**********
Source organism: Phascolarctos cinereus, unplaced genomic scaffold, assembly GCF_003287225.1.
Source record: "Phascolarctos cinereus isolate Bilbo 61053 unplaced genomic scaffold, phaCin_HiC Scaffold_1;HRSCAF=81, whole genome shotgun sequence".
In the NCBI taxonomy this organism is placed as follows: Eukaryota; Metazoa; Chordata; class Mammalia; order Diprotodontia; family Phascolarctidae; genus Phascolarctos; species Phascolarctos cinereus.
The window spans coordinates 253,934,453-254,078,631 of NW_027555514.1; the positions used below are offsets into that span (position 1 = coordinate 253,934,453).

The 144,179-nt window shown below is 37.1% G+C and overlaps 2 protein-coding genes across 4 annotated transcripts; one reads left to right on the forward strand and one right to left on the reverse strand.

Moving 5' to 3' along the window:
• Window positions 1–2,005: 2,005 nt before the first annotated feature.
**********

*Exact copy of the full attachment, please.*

Source organism: Phascolarctos cinereus, unplaced genomic scaffold, assembly GCF_003287225.1.
Source record: "Phascolarctos cinereus isolate Bilbo 61053 unplaced genomic scaffold, phaCin_HiC Scaffold_1;HRSCAF=81, whole genome shotgun sequence".
In the NCBI taxonomy this organism is placed as follows: Eukaryota; Metazoa; Chordata; class Mammalia; order Diprotodontia; family Phascolarctidae; genus Phascolarctos; species Phascolarctos cinereus.
The window spans coordinates 253,934,453-254,078,631 of NW_027555514.1; the positions used below are offsets into that span (position 1 = coordinate 253,934,453).

The 144,179-nt window shown below is 37.1% G+C and overlaps 2 protein-coding genes across 4 annotated transcripts; one reads left to right on the forward strand and one right to left on the reverse strand.

Moving 5' to 3' along the window:
• Window positions 1–2,005: 2,005 nt before the first annotated feature.